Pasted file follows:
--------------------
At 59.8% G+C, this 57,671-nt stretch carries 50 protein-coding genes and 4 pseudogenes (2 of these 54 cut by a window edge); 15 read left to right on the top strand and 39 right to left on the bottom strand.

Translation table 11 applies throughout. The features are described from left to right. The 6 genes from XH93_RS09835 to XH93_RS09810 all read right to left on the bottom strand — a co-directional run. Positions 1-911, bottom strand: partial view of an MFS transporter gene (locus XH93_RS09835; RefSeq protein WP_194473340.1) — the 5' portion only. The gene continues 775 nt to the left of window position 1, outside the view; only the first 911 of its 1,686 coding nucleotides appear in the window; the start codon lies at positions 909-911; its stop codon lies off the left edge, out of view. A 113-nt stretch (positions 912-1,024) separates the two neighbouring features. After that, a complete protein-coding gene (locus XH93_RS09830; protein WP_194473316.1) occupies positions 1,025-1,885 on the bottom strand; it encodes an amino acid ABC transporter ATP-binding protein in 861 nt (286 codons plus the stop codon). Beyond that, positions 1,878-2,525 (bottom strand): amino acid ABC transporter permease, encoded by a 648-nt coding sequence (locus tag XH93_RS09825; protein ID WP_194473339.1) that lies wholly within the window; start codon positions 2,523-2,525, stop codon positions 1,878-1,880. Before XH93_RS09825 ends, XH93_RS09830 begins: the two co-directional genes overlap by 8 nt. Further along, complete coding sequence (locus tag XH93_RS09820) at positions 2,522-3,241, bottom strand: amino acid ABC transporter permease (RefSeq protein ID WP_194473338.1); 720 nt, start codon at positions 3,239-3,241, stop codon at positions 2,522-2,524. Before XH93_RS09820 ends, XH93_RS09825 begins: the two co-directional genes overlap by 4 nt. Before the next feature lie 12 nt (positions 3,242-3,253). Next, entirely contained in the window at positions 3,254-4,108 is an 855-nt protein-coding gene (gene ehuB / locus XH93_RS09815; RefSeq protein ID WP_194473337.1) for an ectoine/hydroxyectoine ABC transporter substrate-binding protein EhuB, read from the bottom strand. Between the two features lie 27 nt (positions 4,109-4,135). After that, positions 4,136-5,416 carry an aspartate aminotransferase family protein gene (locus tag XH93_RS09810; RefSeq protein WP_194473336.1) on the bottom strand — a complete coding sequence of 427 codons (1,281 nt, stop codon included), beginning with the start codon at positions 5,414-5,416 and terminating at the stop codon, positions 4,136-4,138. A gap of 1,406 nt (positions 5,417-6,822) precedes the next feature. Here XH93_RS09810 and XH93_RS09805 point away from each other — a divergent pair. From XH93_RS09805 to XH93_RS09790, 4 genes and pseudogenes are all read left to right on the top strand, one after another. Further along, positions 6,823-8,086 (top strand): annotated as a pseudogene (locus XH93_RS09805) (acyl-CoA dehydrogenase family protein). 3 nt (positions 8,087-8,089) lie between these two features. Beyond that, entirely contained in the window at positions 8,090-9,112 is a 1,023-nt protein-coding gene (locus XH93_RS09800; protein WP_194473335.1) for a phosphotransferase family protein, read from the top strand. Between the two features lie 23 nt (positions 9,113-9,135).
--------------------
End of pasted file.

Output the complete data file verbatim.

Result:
At 59.8% G+C, this 57,671-nt stretch carries 50 protein-coding genes and 4 pseudogenes (2 of these 54 cut by a window edge); 15 read left to right on the top strand and 39 right to left on the bottom strand.

Translation table 11 applies throughout. The features are described from left to right. The 6 genes from XH93_RS09835 to XH93_RS09810 all read right to left on the bottom strand — a co-directional run. Positions 1-911, bottom strand: partial view of an MFS transporter gene (locus XH93_RS09835; RefSeq protein WP_194473340.1) — the 5' portion only. The gene continues 775 nt to the left of window position 1, outside the view; only the first 911 of its 1,686 coding nucleotides appear in the window; the start codon lies at positions 909-911; its stop codon lies off the left edge, out of view. A 113-nt stretch (positions 912-1,024) separates the two neighbouring features. After that, a complete protein-coding gene (locus XH93_RS09830; protein WP_194473316.1) occupies positions 1,025-1,885 on the bottom strand; it encodes an amino acid ABC transporter ATP-binding protein in 861 nt (286 codons plus the stop codon). Beyond that, positions 1,878-2,525 (bottom strand): amino acid ABC transporter permease, encoded by a 648-nt coding sequence (locus tag XH93_RS09825; protein ID WP_194473339.1) that lies wholly within the window; start codon positions 2,523-2,525, stop codon positions 1,878-1,880. Before XH93_RS09825 ends, XH93_RS09830 begins: the two co-directional genes overlap by 8 nt. Further along, complete coding sequence (locus tag XH93_RS09820) at positions 2,522-3,241, bottom strand: amino acid ABC transporter permease (RefSeq protein ID WP_194473338.1); 720 nt, start codon at positions 3,239-3,241, stop codon at positions 2,522-2,524. Before XH93_RS09820 ends, XH93_RS09825 begins: the two co-directional genes overlap by 4 nt. Before the next feature lie 12 nt (positions 3,242-3,253). Next, entirely contained in the window at positions 3,254-4,108 is an 855-nt protein-coding gene (gene ehuB / locus XH93_RS09815; RefSeq protein ID WP_194473337.1) for an ectoine/hydroxyectoine ABC transporter substrate-binding protein EhuB, read from the bottom strand. Between the two features lie 27 nt (positions 4,109-4,135). After that, positions 4,136-5,416 carry an aspartate aminotransferase family protein gene (locus tag XH93_RS09810; RefSeq protein WP_194473336.1) on the bottom strand — a complete coding sequence of 427 codons (1,281 nt, stop codon included), beginning with the start codon at positions 5,414-5,416 and terminating at the stop codon, positions 4,136-4,138. A gap of 1,406 nt (positions 5,417-6,822) precedes the next feature. Here XH93_RS09810 and XH93_RS09805 point away from each other — a divergent pair. From XH93_RS09805 to XH93_RS09790, 4 genes and pseudogenes are all read left to right on the top strand, one after another. Further along, positions 6,823-8,086 (top strand): annotated as a pseudogene (locus XH93_RS09805) (acyl-CoA dehydrogenase family protein). 3 nt (positions 8,087-8,089) lie between these two features. Beyond that, entirely contained in the window at positions 8,090-9,112 is a 1,023-nt protein-coding gene (locus XH93_RS09800; protein WP_194473335.1) for a phosphotransferase family protein, read from the top strand. Between the two features lie 23 nt (positions 9,113-9,135).